The political class may be focused on the presidential race and the fight for control of Congress. But an enormously intriguing — and consequential — tilt lingers on the other side the election.
At the end of the year, the country will approach a so-called "fiscal cliff," with $8 trillion in tax hikes and spending cuts set to go into effect — and potentially cripple the economy — unless Washington can work out a deal.
Faced with a smaller-scale version of this crisis in December 2010, with the Bush tax cuts set to expire in the midst of a down economy, Congress and President Obama punted — extending the cuts through 2012.
It seems entirely possible that will happen again; Washington has repeatedly demonstrated its inability to seize the opportunity presented by the fiscal crisis and fashion the kind of "grand bargain" — Republicans conceding on tax hikes and Democrats on spending cuts — that could put the nation on the path to fiscal health.
But even if a "grand bargain" appears a long shot, some intriguing ideas for a more forceful resolution have taken shape of late — some of them right here in Rhode Island.
Last weekend, a small clutch of liberal lawmakers including Rhode Island Senator Sheldon Whitehouse descended on the lefty bloggers' Netroots Nation conference in Providence. And in interviews with David Dayen of firedoglake, at least a couple of them suggested they saw political advantage in letting the Bush tax cuts sunset at the end of the year.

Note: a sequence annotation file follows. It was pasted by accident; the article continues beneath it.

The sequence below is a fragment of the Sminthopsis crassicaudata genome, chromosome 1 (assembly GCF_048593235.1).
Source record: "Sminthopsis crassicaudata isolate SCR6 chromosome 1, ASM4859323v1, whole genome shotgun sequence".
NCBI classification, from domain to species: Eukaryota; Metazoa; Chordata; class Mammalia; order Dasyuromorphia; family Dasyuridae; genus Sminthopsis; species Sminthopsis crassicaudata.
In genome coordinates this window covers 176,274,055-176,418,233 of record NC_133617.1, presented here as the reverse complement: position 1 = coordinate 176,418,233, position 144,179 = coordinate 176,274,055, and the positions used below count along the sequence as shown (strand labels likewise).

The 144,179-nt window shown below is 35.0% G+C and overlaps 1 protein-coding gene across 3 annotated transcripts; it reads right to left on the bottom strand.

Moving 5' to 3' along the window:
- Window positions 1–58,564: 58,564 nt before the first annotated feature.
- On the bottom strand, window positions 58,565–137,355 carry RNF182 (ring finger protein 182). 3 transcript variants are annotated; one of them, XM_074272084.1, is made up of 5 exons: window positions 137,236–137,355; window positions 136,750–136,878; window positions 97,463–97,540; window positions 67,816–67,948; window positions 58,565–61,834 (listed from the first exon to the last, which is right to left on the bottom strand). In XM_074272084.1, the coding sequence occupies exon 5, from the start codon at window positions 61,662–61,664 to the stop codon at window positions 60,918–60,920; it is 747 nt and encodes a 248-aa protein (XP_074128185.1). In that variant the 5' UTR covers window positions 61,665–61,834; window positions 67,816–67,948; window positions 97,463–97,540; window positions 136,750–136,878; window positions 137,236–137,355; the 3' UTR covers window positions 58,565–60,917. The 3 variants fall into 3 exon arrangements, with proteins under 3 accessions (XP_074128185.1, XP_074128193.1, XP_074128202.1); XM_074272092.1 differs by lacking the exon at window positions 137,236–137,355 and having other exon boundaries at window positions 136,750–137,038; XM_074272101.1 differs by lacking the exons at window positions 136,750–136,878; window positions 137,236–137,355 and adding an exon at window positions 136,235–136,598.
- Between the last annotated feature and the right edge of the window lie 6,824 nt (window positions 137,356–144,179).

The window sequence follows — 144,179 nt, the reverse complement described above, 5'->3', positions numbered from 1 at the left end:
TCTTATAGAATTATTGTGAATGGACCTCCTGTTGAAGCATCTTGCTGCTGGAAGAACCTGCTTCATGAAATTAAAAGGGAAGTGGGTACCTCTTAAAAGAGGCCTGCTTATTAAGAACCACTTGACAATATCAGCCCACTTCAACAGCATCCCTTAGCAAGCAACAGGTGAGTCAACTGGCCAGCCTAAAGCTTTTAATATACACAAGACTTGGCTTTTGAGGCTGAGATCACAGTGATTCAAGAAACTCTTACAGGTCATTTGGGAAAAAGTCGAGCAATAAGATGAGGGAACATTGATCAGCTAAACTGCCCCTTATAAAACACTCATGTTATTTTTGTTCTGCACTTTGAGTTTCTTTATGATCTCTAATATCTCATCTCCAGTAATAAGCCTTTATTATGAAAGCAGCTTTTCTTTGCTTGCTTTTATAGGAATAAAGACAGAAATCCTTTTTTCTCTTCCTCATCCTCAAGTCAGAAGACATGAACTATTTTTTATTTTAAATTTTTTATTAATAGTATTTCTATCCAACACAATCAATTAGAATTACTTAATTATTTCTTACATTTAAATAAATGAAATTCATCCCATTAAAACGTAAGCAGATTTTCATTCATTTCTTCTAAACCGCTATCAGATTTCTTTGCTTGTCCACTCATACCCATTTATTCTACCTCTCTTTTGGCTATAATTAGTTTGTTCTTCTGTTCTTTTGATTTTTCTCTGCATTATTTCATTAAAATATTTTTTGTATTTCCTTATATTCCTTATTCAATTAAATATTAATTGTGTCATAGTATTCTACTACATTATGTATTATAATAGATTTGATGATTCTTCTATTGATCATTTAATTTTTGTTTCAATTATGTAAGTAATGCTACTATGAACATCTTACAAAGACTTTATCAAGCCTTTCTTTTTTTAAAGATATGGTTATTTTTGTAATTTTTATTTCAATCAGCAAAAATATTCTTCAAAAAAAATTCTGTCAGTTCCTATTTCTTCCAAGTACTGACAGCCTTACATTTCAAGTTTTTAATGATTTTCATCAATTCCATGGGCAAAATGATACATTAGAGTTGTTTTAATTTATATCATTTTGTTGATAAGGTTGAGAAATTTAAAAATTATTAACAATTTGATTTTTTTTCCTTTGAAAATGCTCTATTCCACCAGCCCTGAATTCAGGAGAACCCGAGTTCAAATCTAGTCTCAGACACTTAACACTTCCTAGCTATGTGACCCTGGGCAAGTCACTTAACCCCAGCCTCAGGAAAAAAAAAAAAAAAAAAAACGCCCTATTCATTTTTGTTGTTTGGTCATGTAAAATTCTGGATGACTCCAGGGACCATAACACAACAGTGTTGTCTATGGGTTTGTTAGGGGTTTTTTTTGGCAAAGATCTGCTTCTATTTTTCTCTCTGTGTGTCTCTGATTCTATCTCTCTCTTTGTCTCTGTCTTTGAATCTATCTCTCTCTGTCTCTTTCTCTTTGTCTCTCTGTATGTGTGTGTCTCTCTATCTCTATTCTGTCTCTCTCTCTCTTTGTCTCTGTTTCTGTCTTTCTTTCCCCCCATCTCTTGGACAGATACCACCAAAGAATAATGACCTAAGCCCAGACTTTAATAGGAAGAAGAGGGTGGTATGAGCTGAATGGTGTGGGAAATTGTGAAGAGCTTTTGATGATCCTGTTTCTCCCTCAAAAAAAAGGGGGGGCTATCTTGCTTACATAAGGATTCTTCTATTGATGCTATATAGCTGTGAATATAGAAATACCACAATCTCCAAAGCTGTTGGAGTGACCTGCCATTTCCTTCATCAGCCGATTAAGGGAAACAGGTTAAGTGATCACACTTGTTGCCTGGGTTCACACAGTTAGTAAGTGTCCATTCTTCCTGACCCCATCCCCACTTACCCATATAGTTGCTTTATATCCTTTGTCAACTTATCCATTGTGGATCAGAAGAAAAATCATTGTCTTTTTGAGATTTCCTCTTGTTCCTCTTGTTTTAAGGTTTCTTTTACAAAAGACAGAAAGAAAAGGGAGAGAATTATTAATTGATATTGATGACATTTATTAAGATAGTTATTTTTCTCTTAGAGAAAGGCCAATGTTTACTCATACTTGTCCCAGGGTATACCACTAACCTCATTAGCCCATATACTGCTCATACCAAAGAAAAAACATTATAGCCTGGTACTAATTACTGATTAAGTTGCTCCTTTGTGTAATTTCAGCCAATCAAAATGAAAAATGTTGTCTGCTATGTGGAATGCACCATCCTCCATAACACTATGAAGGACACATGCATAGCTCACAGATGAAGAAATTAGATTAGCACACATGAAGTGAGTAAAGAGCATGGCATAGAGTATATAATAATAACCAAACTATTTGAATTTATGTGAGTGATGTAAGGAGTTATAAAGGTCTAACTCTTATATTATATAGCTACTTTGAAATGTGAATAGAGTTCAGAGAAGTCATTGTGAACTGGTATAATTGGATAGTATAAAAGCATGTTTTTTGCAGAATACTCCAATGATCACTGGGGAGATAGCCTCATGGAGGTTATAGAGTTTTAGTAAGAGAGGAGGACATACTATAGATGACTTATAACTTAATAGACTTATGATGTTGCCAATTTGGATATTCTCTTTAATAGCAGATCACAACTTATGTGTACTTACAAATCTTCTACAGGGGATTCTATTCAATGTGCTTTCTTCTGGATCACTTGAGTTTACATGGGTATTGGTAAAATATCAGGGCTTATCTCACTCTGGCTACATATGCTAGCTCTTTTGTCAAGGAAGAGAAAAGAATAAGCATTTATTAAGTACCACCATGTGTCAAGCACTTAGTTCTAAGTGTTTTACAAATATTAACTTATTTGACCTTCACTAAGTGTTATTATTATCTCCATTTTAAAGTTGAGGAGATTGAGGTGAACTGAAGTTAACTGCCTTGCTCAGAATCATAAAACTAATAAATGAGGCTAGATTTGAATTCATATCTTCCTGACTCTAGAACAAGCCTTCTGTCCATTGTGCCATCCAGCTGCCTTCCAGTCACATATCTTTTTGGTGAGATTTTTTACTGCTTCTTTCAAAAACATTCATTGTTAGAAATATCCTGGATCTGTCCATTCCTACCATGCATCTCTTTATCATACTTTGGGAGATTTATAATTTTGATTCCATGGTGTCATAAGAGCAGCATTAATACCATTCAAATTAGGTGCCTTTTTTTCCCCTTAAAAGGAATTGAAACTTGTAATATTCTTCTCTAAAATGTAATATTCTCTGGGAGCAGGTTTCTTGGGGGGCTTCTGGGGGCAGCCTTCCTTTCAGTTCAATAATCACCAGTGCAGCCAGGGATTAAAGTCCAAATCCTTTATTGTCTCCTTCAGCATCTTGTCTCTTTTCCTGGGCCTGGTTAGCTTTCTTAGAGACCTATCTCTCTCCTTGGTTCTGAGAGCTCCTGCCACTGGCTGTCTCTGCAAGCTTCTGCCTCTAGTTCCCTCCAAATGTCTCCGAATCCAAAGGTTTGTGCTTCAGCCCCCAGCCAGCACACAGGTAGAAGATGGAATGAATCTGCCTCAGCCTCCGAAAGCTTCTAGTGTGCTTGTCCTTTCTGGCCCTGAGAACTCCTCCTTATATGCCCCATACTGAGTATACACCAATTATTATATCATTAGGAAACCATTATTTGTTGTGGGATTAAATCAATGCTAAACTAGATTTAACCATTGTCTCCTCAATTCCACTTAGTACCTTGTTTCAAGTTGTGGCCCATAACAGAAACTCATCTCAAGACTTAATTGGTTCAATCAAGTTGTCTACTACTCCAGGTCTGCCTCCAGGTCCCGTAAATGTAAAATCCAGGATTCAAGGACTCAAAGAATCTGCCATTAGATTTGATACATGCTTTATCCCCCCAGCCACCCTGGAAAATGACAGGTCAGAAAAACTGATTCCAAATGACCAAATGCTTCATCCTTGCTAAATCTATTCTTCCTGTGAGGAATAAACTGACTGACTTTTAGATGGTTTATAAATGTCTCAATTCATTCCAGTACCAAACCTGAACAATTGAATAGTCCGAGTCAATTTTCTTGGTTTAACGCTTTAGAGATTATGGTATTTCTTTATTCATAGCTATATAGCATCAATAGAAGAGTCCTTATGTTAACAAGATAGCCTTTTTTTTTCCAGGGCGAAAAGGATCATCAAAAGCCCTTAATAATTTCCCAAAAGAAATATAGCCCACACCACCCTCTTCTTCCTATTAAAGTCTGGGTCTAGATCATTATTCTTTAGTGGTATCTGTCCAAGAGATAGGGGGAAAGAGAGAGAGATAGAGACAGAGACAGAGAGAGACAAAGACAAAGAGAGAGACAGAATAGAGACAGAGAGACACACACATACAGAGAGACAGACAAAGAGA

Democrats, under this scenario, would then propose a package of "Obama tax cuts" — trimming taxes for those making less than, say, $250,000, but keeping the higher tax rates in place for the wealthy.
Here's the thinking. Much of the GOP has signed onto conservative activist Grover Norquist's anti-tax pledge, making it difficult for Republicans to agree to any sort of tax increase before the end of the year.
But if the Bush tax cuts expire on December 31 and Congress reinstates some of them, presto: "what was a God-awful tax increase becomes a wonderful tax decrease," as Senator Whitehouse put it.
At least some Republicans appear to be eyeing a similar escape hatch. One GOP senator, speaking on condition of anonymity, told the New York Times that the "fiscal cliff" would eclipse Norquist's "pledge" as crunch time arrived.
"You look at what's getting ready to happen, a $5 trillion tax increase, nobody wants that to happen," the senator said. "The pledge becomes irrelevant on December 31."
There is, though, some reason for skepticism.
Norquist, in recent days, has attempted to shut the escape hatch. "I think the American people would look at anything that raised taxes from where they are today to be a tax increase," he told Talking Points Memo.
And the Democratic Party, itself, could find it difficult to stand firm on extending the Bush tax cuts for the middle-class, but letting them expire for the wealthy. At least two senators facing tough re-election fights — Claire McCaskill of Missouri and Bill Nelson of Florida — have suggested they'd be open to letting the cuts stand for everyone.
If they prevail, the punting will continue.